In all the examples we have seen so far, each form has a its own Java class and then there are data wrapper classes for saving all the different types of data object (one for each data object). If we extrapolate from the examples to our current design it means 527 Java classes, one for each of the different forms and then over 120 Java 'data wrapper' class. Note: not every table has a form associated with it. 650 classes is completely untenable from both a development and maintenance perspective.

A more realistic option is to create a single MB class to manage the transfer of data to and from forms. Tim's research suggests that a managed bean with a 'BaseEntity' (an ancestor of all JPA table classes) member could be written that creates or locates a form definition based on the BaseEntity's type (and aspects of the current context - collection, user, etc). The MB populates the form, and applies edits to the form to the BaseEntity. To 'get' data, the MB relies on one service method which accepts the type of object requested and the primary key of the object to retrieve. It seems that a separate 'put' method would be needed for each entity class that serves as 'Root' entity for a form, but it may be possible to design a single 'put' method also.

PrimeFace is a component toolkit that extends JSF and provides a richer set of components and many of them are AJAX enabled.


Leveraging Existing Technology

Ben has been developing a framework component that can consume Sp6's existing XML form definitions and lay them out using plain HTML. The resulting documents can then have arbitrary JavaScript, e.g. jQueryui or EXT-JS, attached to provide UI behavior. This is currently written in jQuery/JavaScript and executes on the client side. Ben has indicated that it could be converted to run on the server side where the JSF forms are created. It is completely unclear how PickLists, Formatters and other pieces of infrastructure can be utilized in the JSF framework.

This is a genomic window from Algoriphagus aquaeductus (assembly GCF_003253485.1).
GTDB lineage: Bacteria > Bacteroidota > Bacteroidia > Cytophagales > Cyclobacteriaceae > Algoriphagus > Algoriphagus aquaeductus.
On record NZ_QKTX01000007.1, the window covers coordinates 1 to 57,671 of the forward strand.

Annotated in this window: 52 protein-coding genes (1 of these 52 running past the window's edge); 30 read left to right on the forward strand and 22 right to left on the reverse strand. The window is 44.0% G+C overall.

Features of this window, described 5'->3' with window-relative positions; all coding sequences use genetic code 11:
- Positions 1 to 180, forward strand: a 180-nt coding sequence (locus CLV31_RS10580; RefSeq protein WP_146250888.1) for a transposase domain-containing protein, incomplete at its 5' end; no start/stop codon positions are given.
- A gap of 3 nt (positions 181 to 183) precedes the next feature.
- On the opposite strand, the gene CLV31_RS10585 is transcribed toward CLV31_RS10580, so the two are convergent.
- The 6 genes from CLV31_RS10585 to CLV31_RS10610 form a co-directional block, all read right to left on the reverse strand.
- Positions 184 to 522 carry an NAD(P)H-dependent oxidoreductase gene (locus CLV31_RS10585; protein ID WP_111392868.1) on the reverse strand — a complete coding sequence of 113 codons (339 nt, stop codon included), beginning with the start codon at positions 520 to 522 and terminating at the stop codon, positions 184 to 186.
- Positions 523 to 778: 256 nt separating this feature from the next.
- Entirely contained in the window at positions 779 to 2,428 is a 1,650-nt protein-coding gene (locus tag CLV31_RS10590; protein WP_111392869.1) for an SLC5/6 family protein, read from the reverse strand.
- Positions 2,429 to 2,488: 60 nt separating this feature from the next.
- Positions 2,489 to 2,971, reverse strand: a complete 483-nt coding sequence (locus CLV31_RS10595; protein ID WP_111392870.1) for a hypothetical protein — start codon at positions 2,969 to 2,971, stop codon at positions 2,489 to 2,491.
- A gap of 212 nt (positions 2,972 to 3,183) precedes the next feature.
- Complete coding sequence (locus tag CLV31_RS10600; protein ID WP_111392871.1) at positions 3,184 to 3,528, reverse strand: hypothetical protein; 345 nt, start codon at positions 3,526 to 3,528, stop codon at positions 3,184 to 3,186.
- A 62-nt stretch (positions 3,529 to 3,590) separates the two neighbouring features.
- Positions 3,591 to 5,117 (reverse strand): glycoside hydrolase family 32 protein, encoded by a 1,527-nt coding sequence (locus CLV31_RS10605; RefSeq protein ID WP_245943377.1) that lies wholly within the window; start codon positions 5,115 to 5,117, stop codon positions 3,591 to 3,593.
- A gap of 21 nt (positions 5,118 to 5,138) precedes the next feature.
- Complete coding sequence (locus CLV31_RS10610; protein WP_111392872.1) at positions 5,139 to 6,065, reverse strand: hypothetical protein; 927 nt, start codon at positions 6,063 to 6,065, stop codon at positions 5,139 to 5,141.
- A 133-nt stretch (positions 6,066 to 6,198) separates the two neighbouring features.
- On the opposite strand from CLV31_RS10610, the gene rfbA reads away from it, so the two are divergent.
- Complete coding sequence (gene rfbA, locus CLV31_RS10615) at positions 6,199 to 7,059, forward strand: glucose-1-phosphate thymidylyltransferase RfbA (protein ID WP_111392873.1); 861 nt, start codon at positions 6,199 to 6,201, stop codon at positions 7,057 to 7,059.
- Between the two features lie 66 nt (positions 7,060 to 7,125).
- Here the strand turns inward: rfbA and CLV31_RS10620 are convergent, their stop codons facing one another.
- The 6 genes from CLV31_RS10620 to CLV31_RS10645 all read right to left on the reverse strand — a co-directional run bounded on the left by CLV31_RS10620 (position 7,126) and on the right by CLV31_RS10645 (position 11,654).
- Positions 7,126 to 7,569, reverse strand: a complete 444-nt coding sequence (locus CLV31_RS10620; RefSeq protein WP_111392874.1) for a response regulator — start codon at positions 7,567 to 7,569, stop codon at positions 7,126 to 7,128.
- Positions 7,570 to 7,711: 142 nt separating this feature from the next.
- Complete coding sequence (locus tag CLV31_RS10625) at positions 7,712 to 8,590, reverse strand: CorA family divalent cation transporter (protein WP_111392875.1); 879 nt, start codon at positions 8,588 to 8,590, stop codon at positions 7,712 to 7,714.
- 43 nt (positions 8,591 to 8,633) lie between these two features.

Technical Expertise

Of the 4 member team, all are very proficient in Java. Only one member has development experience with the Java EE stack, the other three have no experience.

The Pros

  1. A complete software stack integrated from database to UI
  2. It is industry standardized technology.
  3. The JavaBean interactive development environment (IDE) is highly integrated and makes development easier.

The Cons

  1. Three of the four members have no experience whatsoever using these technologies. This makes it very hard to understand how some of the Sp6 components can be reused or rewritten to support the project.
  2. Because of the lack of technical knowledge it is unclear how long the project will take. (Addressed further in the Summary)
  3. Completely integrated software stack. Leaves very little flexibility in being able to swap out or substitute any of the layers in the stack.
  4. If the architecture required by our problem does not match up with the structure of the framework, then that structure is likely to present an impediment rather than serving as a helpful foundation.


Approach #2 - Restful Services for the Back End

The first step to providing more flexibility in the overall architecture is to separate the Front End (FE) from the Back End (BE). This approach involves creating a Restful API Service for reading, writing, and deleting data. In this case, the BE only serves up data and the business rules are solely for data integrity. Figure #2 shows a generic example of this architecture. The data is described in JSON (JavaScript Object Notation) or XML for the exchange between the JavaScript FE and the Restful Service.

All BAckend
Figure #2 - Separating the Front End and Back End